By Justin Silsbury, Lead – Product Manager at Infosys Finacle

Economic uncertainty and business complexity have made a deep impact on corporate treasury management in recent years. With regulations getting tougher, funding becoming elusive, and profits shrinking fast, the way liquidity is managed is making a real difference to companies’ survival. As corporate treasurers around the world struggle with the challenges of liquidity management, they are turning to their banks for support; it is imperative that the industry respond with digital solutions that enable clients to manage money efficiently at low cost.

Why corporates need liquidity solutions

Corporate banking customers need a liquidity structure that maximises security, liquidity and yield.  Even today, treasurers in multinational corporations lack visibility into their companies’ overall cash position across countries and currencies. Delivering returns on excess cash, although important, is not a priority for them, but making sure the money is safe and available when needed, is. Therefore, a liquidity solution should be able to consolidate a company’s cash position across all its accounts around the world, provide a unified view in real-time, as well as offer timely suggestions on maximising utilisation and yield. It should automate all these functions as far as possible to reduce both manual overheads and the risk of moving money manually on a daily basis.

Broadly, liquidity solutions are of three types – cash concentration solutions that automatically move money around the world; interest optimization solutions that reward customers based on their aggregated balances without the need to move any money; and investment sweeps that move all the consolidated funds to a money market fund or other short-term investment to earn extra returns.

And why banks should provide them

There are several reasons why banks should invest in a sound liquidity solution. The most important one is that without it, a bank can never become a customer’s principal financial institution. A large corporation will have many banking providers, each one trying to increase share of wallet; in this situation, a high involvement product such as a liquidity solution is particularly effective for building stickiness and strengthening a bank’s position vis-à-vis others. An illustration may be useful here: say a food retail chain banks with Santander in the U.K., and other banks across Europe. If the retailer chooses to consolidate its cash daily into its U.K. account using Santander’s liquidity management solution, where the excess cash can then be swept into an investment vehicle overnight, over time, Santander can cross-sell other products to the client to increase revenue and stickiness.

Technology does it

Corporate banking has historically lagged retail banking in technology adoption. It is high time that banks remedied this by digitizing their corporate solutions. Specifically, they can leverage a variety of digital technologies to provide clients instant access to liquidity, global visibility into the overall cash position, and efficient working capital management. With robotic process automation and machine learning, they can simplify and automate processes to cut cost and lead-time.  Blockchain enables banks to offer fast, secure, cross-border transactions, while open APIs ease collaboration and co-innovation with Fintechs, customers and developers.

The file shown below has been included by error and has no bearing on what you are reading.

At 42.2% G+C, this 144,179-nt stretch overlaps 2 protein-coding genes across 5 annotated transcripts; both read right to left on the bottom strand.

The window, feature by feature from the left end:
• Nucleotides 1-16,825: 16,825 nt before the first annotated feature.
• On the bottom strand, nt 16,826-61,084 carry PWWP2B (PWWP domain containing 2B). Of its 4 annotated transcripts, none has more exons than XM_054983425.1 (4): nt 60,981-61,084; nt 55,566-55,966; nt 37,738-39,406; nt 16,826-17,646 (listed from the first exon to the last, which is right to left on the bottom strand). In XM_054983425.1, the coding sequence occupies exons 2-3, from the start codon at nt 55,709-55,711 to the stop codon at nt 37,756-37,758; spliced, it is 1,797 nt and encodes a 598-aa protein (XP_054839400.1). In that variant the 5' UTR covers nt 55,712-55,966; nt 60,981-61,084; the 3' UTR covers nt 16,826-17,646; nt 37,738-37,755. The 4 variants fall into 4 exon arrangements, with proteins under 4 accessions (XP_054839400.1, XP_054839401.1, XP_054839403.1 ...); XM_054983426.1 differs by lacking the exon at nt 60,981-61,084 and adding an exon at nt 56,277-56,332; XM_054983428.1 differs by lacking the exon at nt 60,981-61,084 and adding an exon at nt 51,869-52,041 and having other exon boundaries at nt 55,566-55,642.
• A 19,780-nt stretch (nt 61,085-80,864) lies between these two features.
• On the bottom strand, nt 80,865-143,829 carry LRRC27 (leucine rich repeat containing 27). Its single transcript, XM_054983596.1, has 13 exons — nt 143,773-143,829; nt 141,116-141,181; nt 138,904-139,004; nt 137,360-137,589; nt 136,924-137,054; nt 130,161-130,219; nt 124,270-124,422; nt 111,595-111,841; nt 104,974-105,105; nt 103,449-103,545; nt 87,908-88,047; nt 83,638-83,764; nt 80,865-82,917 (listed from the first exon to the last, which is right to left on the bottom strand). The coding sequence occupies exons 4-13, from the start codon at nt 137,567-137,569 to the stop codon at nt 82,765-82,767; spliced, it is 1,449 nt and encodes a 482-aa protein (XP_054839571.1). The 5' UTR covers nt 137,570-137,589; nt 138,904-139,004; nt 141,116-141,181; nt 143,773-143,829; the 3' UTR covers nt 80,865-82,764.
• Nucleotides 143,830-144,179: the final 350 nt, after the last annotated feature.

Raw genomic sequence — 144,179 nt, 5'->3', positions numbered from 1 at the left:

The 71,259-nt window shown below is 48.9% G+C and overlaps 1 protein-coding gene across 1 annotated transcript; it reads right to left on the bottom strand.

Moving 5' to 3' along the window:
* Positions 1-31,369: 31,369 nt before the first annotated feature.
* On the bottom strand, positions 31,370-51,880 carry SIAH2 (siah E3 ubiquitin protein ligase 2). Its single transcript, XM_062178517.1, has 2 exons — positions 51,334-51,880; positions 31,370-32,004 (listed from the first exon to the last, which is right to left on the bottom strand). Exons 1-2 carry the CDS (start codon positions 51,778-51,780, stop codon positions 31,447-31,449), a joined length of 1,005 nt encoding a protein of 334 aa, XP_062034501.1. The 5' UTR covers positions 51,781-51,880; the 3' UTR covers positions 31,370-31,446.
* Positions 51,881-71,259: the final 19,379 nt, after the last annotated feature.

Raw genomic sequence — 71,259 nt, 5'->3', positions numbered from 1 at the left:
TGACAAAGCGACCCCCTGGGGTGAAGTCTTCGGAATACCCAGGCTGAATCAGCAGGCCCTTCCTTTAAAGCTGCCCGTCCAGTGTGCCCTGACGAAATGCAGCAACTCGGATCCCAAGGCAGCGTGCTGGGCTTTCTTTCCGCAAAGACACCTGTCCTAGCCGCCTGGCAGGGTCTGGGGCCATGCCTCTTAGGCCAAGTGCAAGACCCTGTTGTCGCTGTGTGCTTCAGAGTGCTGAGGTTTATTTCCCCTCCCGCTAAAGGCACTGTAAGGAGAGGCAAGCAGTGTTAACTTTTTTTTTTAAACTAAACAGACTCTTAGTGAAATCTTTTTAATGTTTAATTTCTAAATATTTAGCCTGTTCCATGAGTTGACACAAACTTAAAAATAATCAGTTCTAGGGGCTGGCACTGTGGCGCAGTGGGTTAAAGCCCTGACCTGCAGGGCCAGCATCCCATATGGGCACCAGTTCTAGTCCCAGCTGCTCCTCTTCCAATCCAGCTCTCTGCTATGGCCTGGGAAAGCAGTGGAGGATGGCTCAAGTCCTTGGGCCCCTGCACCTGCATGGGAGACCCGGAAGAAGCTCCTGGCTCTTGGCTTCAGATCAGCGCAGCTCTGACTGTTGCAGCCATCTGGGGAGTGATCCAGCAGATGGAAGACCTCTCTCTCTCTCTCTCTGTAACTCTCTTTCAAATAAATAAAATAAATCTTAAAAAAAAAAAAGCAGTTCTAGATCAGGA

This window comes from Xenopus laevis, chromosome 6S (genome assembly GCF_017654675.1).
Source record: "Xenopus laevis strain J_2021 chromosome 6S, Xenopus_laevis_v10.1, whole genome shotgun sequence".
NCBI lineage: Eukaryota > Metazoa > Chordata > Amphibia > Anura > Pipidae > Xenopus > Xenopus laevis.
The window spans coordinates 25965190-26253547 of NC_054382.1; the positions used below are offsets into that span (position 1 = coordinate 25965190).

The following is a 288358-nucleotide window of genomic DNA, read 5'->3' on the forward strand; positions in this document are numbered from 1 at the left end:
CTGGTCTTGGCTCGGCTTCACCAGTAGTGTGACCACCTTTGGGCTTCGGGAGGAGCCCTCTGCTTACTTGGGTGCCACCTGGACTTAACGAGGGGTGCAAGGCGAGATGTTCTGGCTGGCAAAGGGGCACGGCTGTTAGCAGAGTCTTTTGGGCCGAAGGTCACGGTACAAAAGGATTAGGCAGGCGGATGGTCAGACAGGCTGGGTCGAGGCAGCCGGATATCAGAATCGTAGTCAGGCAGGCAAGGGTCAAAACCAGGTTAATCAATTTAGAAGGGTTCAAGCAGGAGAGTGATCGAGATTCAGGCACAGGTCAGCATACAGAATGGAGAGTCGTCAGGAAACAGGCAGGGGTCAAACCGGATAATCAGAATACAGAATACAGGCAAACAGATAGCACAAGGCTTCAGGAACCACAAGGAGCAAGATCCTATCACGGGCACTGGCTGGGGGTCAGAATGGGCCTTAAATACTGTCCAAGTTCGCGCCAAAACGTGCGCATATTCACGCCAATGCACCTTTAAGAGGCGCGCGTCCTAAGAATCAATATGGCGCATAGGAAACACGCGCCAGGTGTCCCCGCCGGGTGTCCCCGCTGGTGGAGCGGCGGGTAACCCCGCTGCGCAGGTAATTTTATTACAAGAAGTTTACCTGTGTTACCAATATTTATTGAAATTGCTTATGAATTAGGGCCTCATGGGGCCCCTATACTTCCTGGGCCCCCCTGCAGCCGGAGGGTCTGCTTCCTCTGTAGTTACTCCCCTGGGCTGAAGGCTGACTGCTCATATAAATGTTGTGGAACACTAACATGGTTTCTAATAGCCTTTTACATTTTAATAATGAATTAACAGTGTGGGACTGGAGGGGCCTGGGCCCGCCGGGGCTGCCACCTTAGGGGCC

Banks need to deliver frictionless, personalized, “retail banking-like” experiences over customer-centric corporate banking channels. Instead of channel silos – one for liquidity, another for payments and so on – customers will see data from all their accounts in one place, from where they can manage liquidity, forecast cash flows, secure trade finance etc. On their part, banks can use 360-degree customer insight to issue not just timely alerts but also contextual recommendations. For instance, being able to alert a customer that a large payment is due the following week, but also suggesting the best options for arranging those funds.

Apart from improving the customer journey, a real move in corporate banking is towards cloud adoption. Many banks have started the cloud journey, but many still have some distance to cover before they are fully cloud-enabled; mainly, they are migrating monolithic, on-premise workloads to the cloud. Early adopters, such as JP Morgan Chase, HSBC and Citibank, are setting the pace by developing their own capabilities as well as procuring certain components from Fintech partners to plug into their overall solution.

One size doesn’t fit all

In the past, corporate banking solutions were largely meant for big companies, but today they are relevant to enterprises of all sizes. Internet and mobile have enabled even small local firms to scale far and wide, creating a need for solutions to manage their money across borders. Therefore, banks need to make sure their liquidity solution can accommodate the different needs of different clients. Only a flexible, componentised solution can do that.